|Star Stitches & Tunisian Bars
After combing through over 150 sources from as early as 1843 for information about Star stitches, I've noticed something curious. They have long been associated with Tunisian crochet in interesting ways, and yet I've found no truly Tunisian Star stitch.
By truly Tunisian I mean there's no turning, just forward and return passes. By truly Star stitch, I mean that an "eye" is created after 4-7 loops or "spokes" are worked off of the hook at once, and the first loop of the next Star is worked in that "eye." Very important distinction.
The eyes of the stars are exaggerated in the capelet photo at right.
A 19th century source might refer to Tunisian crochet to clarify how to crochet a Star stitch: "take up _ sts as you would for Afghan stitch" or "work across in rows as with tricot." Nowadays we don't do this. To crochet a single crochet decrease (sc dec), the Trinity stitch (which is like a 3-sc dec or "sc3tog"), or a 5-spoke Star stitch, you *insert the hook in a stitch, yarn over (yo) and pull up a loop, and leave it on the hook while you repeat from * any number of times; then yo and pull through all the loops on the hook. We don't add, "as with Tunisian simple stitch (Tss)."
I'm researching Star sts because I'll be teaching the ultimate three-hour class on them this July. Why Star sts? Because they looked new to me when I swatched them with my new Lotus yarn last fall. The texture, structure, and variations of Star sts are all fascinating.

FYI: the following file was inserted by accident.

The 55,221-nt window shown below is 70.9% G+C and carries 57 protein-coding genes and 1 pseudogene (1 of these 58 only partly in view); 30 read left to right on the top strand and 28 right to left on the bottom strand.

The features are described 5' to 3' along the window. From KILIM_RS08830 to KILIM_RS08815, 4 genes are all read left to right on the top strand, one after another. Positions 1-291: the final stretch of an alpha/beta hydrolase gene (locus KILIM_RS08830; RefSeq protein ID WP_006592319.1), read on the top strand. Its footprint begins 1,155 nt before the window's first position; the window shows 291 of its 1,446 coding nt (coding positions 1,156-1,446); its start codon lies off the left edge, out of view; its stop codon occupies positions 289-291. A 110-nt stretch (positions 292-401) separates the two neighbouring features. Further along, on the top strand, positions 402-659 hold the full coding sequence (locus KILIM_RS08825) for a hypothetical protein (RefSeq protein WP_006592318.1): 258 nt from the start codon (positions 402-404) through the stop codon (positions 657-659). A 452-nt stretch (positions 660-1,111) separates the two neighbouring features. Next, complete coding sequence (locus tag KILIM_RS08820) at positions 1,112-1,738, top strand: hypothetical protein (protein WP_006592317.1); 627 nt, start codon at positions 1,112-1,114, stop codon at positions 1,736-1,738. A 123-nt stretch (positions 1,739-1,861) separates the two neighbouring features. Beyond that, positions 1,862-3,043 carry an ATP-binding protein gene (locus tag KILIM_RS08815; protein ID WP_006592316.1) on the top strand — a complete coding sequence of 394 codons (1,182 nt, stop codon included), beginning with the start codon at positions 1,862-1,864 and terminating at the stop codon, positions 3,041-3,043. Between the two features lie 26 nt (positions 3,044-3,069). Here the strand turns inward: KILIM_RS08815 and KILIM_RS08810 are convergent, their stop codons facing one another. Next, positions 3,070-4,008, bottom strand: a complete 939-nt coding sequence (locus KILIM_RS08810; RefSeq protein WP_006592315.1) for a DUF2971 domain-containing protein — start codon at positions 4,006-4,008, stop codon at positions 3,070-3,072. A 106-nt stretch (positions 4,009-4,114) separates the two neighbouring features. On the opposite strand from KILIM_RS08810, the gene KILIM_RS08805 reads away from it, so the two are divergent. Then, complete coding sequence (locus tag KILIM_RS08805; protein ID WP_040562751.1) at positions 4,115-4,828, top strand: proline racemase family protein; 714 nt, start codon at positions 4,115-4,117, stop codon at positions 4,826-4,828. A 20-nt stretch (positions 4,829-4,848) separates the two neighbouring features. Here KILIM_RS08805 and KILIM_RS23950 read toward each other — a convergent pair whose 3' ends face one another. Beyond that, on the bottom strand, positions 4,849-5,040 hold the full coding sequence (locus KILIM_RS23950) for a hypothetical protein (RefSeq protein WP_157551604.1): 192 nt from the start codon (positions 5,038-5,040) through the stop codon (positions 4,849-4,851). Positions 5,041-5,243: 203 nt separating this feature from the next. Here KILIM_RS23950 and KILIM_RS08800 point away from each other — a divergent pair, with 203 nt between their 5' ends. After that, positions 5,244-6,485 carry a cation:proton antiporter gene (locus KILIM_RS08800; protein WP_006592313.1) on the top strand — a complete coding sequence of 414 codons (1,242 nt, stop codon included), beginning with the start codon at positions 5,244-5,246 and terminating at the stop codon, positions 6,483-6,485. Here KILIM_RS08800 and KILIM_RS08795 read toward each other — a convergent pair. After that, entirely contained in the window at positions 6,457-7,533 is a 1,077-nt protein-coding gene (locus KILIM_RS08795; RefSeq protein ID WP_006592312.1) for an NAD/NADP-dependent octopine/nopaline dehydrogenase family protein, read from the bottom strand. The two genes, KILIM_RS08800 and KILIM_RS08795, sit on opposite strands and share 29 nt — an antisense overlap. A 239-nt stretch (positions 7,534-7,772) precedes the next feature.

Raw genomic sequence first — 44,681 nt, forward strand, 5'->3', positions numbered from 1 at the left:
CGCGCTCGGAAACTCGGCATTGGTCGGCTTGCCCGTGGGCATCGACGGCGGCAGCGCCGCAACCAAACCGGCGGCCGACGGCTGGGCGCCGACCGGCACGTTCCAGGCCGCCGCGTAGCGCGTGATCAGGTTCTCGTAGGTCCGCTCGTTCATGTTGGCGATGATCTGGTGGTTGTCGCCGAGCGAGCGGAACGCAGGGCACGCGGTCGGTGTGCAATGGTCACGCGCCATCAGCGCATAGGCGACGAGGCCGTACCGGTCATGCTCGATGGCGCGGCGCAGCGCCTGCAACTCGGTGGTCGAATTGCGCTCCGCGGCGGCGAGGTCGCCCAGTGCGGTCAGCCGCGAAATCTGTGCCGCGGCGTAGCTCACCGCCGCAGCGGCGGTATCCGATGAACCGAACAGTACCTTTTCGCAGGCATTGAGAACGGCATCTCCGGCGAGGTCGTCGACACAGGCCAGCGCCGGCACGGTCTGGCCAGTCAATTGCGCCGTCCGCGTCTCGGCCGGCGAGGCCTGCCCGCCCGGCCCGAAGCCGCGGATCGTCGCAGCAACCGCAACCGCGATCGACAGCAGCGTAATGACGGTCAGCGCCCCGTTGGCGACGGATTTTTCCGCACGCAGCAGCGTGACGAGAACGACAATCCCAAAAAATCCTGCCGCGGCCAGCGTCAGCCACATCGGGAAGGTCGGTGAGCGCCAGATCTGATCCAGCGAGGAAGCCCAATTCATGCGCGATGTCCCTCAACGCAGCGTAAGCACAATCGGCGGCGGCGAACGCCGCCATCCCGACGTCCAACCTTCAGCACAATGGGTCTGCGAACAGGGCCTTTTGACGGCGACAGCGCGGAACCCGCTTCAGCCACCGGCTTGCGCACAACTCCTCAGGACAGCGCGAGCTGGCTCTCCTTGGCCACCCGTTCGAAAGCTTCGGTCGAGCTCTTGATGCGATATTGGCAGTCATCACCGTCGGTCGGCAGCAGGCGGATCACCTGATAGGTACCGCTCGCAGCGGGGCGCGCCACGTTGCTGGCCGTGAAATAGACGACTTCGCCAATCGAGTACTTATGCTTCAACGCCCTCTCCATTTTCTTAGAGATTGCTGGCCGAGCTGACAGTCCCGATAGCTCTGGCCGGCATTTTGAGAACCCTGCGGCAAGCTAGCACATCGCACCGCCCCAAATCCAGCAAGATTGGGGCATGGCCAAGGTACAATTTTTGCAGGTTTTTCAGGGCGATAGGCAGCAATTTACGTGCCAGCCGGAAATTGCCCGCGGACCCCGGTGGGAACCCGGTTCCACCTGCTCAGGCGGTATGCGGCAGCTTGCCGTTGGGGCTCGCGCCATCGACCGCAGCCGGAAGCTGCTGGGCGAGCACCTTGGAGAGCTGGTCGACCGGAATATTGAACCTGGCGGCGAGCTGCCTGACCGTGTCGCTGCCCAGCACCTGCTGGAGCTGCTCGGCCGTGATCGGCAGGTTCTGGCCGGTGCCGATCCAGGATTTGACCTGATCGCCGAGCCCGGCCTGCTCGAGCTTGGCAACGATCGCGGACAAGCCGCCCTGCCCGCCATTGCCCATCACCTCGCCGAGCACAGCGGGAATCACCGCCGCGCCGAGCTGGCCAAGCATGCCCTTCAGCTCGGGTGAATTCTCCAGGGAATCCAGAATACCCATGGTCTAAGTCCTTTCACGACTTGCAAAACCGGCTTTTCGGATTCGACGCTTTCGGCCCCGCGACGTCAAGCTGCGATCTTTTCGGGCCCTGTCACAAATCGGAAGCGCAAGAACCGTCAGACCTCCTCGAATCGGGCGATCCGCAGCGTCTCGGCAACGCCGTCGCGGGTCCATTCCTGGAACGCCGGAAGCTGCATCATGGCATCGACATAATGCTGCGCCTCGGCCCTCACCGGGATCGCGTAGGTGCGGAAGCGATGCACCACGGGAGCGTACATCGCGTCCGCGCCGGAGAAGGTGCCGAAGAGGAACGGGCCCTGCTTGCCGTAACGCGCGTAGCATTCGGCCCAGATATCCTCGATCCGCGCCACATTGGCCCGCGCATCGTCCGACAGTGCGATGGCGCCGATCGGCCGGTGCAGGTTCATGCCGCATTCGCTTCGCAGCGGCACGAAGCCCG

I remember learning Star sts back in the 1970's or '80's - and not feeling confident that I was doing it right. I was much more confident about Tss. I saw the sts together in designs (the combo seems to have peaked in the '70's). I figured it was natural for some of those Star sts to be Tunisian (requiring a Return Pass).
First Attempts at My Own Tunisian Star Stitches!
Weird blue stitches at left: very first attempt at Tunisian Star sts.
Ever tried Tunisian Forward & Return Passes of Star sts? Wow. Crazytown! Crazy because of what happens to the top loops of the Stars, and the way the Stars tilt. Unless you do something about it, they come out looking like baskets with handles. Some of the photos in this newsletter are stages my Tunisian Stars went through as I gradually pinpointed what gives a classic Star stitch its signature look. I'm still tweaking.
At right, an attempt at lacier Tunisian Star stitches. Hmm. Different.
When I'm pleased with my Tunisian Stars I'll design something with them! I can already tell that I'll love the unique way they drape. (See what I mean in newsletter #24, Tunisian filet lace drape compared with regular filet.)
Pink sts at left: my third attempt at Tunisian Stars.
Using Star sts and Tss together in the same project has been a popular combination since at least 1891. The earliest occurrence I've found is for a toddler petticoat. The combination seemed to peak in the 1960's-'70's, and then Star sts seemed to go out of vogue in the 1980's-'90's.
Grey sts at right: these are 100% Tunisian, but not Star sts. I found it in a 1953 booklet of stoles and shawls.
It's a great combination of textures, but why a row of Stars + Tss rows instead of Stars and Tunisian Knit stitch (Tks) for example; or Roll sts (Bullions) and Tss?
That's it for #59! If you know someone who would enjoy this kind of newsletter, please forward this to them so that they can subscribe. (Click here to subscribe: ) If you have any comments or suggestions, please email me. Thanks! --Vashti